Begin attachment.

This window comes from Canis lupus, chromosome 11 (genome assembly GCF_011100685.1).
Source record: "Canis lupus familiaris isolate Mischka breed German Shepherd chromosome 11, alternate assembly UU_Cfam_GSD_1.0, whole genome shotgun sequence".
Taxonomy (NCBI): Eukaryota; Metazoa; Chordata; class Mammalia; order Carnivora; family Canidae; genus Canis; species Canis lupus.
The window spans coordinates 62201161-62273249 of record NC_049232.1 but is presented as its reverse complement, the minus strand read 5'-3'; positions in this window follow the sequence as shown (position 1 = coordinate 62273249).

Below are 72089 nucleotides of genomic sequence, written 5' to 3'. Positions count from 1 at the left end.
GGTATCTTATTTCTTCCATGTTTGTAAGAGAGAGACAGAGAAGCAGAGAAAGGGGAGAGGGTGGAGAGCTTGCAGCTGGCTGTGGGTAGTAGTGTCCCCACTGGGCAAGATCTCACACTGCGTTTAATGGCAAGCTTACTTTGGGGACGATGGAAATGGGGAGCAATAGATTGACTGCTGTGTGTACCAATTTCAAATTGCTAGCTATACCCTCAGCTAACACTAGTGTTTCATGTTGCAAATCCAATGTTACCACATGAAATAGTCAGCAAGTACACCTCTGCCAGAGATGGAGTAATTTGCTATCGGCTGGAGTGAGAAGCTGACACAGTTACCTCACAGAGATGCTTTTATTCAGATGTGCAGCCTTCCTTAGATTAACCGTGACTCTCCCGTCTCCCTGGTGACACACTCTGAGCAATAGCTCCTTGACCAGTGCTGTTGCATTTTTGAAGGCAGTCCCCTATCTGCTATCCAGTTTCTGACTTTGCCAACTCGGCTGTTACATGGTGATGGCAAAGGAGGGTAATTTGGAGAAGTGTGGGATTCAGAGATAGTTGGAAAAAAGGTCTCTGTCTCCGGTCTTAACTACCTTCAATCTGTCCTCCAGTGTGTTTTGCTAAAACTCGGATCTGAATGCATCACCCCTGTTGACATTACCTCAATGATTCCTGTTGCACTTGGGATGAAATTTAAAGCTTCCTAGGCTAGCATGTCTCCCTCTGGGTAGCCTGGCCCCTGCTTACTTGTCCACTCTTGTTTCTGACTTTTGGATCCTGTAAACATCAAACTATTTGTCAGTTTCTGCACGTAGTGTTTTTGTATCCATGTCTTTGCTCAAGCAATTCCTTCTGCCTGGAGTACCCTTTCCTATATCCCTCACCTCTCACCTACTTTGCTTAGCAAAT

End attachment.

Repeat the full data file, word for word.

This window comes from Canis lupus, chromosome 11 (genome assembly GCF_011100685.1).
Source record: "Canis lupus familiaris isolate Mischka breed German Shepherd chromosome 11, alternate assembly UU_Cfam_GSD_1.0, whole genome shotgun sequence".
Taxonomy (NCBI): Eukaryota; Metazoa; Chordata; class Mammalia; order Carnivora; family Canidae; genus Canis; species Canis lupus.
The window spans coordinates 62201161-62273249 of record NC_049232.1 but is presented as its reverse complement, the minus strand read 5'-3'; positions in this window follow the sequence as shown (position 1 = coordinate 62273249).

Below are 72089 nucleotides of genomic sequence, written 5' to 3'. Positions count from 1 at the left end.
GGTATCTTATTTCTTCCATGTTTGTAAGAGAGAGACAGAGAAGCAGAGAAAGGGGAGAGGGTGGAGAGCTTGCAGCTGGCTGTGGGTAGTAGTGTCCCCACTGGGCAAGATCTCACACTGCGTTTAATGGCAAGCTTACTTTGGGGACGATGGAAATGGGGAGCAATAGATTGACTGCTGTGTGTACCAATTTCAAATTGCTAGCTATACCCTCAGCTAACACTAGTGTTTCATGTTGCAAATCCAATGTTACCACATGAAATAGTCAGCAAGTACACCTCTGCCAGAGATGGAGTAATTTGCTATCGGCTGGAGTGAGAAGCTGACACAGTTACCTCACAGAGATGCTTTTATTCAGATGTGCAGCCTTCCTTAGATTAACCGTGACTCTCCCGTCTCCCTGGTGACACACTCTGAGCAATAGCTCCTTGACCAGTGCTGTTGCATTTTTGAAGGCAGTCCCCTATCTGCTATCCAGTTTCTGACTTTGCCAACTCGGCTGTTACATGGTGATGGCAAAGGAGGGTAATTTGGAGAAGTGTGGGATTCAGAGATAGTTGGAAAAAAGGTCTCTGTCTCCGGTCTTAACTACCTTCAATCTGTCCTCCAGTGTGTTTTGCTAAAACTCGGATCTGAATGCATCACCCCTGTTGACATTACCTCAATGATTCCTGTTGCACTTGGGATGAAATTTAAAGCTTCCTAGGCTAGCATGTCTCCCTCTGGGTAGCCTGGCCCCTGCTTACTTGTCCACTCTTGTTTCTGACTTTTGGATCCTGTAAACATCAAACTATTTGTCAGTTTCTGCACGTAGTGTTTTTGTATCCATGTCTTTGCTCAAGCAATTCCTTCTGCCTGGAGTACCCTTTCCTATATCCCTCACCTCTCACCTACTTTGCTTAGCAAAT